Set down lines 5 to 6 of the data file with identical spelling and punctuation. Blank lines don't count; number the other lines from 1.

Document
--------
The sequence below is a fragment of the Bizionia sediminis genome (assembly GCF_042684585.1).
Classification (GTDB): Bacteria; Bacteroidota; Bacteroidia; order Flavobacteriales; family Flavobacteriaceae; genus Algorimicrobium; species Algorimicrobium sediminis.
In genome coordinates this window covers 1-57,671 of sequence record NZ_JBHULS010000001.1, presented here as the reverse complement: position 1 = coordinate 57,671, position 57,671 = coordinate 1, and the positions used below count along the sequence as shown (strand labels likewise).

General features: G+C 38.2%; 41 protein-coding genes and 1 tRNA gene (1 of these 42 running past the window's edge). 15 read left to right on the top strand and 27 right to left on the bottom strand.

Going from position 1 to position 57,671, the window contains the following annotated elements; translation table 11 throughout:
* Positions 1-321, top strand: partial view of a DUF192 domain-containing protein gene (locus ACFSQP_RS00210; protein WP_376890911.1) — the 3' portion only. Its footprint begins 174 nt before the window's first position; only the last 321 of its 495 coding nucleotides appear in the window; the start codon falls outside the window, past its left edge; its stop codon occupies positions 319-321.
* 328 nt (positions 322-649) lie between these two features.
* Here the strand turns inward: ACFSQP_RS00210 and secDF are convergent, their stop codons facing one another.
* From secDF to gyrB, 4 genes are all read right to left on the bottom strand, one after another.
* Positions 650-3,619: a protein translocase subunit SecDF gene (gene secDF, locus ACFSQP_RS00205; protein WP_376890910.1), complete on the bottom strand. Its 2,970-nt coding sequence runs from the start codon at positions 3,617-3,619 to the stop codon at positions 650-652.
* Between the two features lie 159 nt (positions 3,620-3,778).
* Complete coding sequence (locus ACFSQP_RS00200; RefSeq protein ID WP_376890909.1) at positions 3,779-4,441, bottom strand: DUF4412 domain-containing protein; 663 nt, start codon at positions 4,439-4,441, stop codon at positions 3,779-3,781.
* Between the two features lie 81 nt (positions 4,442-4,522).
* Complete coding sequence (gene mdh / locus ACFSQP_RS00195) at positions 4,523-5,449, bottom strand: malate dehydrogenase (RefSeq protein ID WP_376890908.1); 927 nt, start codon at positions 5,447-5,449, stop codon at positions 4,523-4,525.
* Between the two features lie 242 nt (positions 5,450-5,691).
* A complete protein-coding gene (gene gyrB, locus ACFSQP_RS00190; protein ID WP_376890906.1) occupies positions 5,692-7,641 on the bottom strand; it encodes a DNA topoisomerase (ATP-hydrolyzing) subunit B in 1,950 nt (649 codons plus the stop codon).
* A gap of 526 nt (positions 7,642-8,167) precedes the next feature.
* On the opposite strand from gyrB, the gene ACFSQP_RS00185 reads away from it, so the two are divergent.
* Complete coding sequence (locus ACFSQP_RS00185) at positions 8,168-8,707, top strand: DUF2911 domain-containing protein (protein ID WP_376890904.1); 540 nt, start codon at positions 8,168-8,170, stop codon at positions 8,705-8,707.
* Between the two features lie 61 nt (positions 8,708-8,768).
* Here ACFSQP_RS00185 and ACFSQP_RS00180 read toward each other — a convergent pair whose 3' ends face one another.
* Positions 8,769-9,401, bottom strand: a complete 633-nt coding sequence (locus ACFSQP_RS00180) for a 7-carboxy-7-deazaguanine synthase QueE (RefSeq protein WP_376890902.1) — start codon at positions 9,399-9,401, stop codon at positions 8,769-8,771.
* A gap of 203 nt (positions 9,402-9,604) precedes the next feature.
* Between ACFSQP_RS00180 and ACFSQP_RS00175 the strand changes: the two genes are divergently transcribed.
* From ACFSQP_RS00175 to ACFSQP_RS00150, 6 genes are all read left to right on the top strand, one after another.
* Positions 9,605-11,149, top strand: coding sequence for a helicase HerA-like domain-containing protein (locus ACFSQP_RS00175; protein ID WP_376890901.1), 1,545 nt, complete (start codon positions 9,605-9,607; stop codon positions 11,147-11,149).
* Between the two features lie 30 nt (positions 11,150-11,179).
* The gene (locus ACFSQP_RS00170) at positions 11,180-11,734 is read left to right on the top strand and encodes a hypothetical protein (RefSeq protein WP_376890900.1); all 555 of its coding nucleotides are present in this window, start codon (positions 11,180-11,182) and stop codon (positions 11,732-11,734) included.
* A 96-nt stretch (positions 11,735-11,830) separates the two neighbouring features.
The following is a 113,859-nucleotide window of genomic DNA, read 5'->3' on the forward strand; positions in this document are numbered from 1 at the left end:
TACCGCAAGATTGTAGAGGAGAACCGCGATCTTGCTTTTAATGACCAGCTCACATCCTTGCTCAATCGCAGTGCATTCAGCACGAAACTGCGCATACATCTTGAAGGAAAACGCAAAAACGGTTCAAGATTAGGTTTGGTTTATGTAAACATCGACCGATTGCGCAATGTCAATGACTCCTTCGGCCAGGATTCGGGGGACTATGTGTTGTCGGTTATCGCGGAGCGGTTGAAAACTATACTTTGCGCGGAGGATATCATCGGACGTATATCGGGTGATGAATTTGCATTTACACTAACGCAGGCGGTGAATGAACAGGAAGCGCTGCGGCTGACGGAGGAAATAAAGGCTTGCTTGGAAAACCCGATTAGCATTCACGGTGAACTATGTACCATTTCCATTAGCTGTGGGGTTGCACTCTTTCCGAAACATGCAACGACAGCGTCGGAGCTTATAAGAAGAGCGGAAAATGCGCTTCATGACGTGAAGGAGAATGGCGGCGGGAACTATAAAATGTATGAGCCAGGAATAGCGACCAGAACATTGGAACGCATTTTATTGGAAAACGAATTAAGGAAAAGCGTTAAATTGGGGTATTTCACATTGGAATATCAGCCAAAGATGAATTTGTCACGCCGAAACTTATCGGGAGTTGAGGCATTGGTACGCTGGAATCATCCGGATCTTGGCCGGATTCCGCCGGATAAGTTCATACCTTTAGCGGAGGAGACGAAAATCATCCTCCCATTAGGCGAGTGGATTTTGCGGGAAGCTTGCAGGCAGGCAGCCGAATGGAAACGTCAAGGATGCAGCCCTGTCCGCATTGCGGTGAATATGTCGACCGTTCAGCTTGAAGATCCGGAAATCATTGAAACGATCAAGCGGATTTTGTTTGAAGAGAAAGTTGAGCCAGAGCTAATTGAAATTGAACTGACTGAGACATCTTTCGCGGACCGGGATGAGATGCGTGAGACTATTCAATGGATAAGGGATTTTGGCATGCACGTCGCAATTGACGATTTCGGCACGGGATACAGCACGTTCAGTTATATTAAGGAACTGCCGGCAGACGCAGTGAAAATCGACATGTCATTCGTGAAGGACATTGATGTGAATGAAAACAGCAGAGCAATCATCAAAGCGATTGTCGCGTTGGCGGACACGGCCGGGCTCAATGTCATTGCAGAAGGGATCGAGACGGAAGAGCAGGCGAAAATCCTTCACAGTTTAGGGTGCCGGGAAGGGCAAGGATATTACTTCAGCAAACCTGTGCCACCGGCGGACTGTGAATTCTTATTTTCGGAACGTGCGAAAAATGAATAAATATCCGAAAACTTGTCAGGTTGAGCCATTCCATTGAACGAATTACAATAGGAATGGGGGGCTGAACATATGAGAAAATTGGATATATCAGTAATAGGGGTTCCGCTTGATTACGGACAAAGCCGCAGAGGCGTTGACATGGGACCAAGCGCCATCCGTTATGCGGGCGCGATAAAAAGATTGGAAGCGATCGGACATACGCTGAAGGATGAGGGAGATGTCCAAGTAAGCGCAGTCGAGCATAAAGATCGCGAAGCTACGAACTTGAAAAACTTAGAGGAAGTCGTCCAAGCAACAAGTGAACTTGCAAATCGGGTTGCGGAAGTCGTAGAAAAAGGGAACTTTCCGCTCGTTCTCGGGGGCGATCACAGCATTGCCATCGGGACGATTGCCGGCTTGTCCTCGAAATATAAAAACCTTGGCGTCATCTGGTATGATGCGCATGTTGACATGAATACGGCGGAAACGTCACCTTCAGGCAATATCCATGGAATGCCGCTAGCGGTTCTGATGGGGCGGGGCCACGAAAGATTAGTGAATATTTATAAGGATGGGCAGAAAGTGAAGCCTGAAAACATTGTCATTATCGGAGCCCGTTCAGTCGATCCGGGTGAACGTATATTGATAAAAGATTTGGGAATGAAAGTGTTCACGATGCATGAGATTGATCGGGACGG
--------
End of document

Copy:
Going from position 1 to position 57,671, the window contains the following annotated elements; translation table 11 throughout:
* Positions 1-321, top strand: partial view of a DUF192 domain-containing protein gene (locus ACFSQP_RS00210; protein WP_376890911.1) — the 3' portion only. Its footprint begins 174 nt before the window's first position; only the last 321 of its 495 coding nucleotides appear in the window; the start codon falls outside the window, past its left edge; its stop codon occupies positions 319-321.